Often the individuals in the first century would recline resting their left elbow on low-lying couches, allowing freedom for their right hand to handle the food. Their feet were extended away from the table because they were believed to be unclean and offensive. According to custom, the doors were also kept open. It was common for uninvited guests to enter and position themselves against the interior wall. Especially when a rabbi was present, guests would frequently come in the house to hear the conversation.

Much to their surprise an unexpected guest emerged from the shadows. Suddenly she was silently standing behind Jesus. The original Greek captures the shock, the unbelief, the horror that gripped these religious leaders. There was an unwelcomed guest in their midst.

According to verse 37, this individual was described as "a woman in the city who was a sinner." Based on that description, and the response that follows, we are alerted that she was the town prostitute. Imagine the tension. All conversation ceased. The mere thought of a prostitute entering a Pharisee's house was beyond comprehension. Murmurs would occasionally pierce the silence. Disgust, offense, a grave breach of social decorum.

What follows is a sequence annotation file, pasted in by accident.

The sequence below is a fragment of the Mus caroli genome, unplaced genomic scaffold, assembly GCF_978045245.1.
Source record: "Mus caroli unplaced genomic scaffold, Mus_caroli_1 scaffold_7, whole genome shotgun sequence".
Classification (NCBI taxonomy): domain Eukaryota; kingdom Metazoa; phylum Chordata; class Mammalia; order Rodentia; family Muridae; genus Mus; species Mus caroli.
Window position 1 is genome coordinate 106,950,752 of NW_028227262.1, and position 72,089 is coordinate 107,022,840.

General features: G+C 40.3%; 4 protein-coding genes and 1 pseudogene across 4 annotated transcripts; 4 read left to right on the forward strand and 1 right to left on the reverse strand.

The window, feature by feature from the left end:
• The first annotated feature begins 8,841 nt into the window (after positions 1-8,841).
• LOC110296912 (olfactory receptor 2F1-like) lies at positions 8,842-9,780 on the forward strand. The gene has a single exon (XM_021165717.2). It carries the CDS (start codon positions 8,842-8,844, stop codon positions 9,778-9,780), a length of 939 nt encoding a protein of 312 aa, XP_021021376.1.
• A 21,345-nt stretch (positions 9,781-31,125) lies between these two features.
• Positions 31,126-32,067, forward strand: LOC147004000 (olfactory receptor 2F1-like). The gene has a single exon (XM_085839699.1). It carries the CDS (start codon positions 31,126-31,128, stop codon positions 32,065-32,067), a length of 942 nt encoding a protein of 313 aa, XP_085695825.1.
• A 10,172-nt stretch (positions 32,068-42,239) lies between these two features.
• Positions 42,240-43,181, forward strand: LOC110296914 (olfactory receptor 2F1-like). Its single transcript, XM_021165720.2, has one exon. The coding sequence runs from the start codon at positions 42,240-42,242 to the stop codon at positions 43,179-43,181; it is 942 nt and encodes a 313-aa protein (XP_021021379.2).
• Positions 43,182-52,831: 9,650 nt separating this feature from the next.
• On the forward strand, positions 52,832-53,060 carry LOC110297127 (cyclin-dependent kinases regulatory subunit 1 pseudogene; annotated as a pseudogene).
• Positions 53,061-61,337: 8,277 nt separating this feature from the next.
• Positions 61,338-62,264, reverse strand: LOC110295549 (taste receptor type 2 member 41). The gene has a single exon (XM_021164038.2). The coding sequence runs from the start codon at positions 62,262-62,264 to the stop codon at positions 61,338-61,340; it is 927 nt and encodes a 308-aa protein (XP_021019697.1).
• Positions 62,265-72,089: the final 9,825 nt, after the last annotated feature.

Yet despite the shock, I do not believe the woman was the center of everybody's attention. I believe Jesus was. Notice her name is never mentioned; her words are never recorded. But Luke wastes no time to record Simon's judgment of Jesus. In verse 39 he murmured, "If this man were a prophet He would know who and what sort of person this woman is who is touching Him, that she is a sinner."

It was not the woman but Jesus who was caught in the middle of this conflict. On one side the epitome of darkness - a prostitute. On the other side the epitome of righteousness - a Pharisee. How would He respond? Which side would He take? Who was the greater sinner? Surely a righteous man would quickly dismiss her and avoid any physical contact with her unclean body.

Oblivious to all this religious attention, the woman was following her own storyline. Passionate love gave way to courage, courage that would go to any limit if given the chance to worship her Savior. Her courage did not end with entering a Pharisee's house (a gutsy move in itself), but extended to anointing Jesus with expensive perfume. For the Scriptures say in verse 37 that she brought with herself an alabaster (or vase) of perfume.

Think about it. Her perfume was probably the most valuable possession she owned. But for her Savior no sacrifice was too great. For tonight, even at the expense of worsening her reputation, she went to the greatest length to demonstrate her greatest love for Jesus. The potion once used to allure men for evil would be spilled out in pure childlike love over our Lord's feet.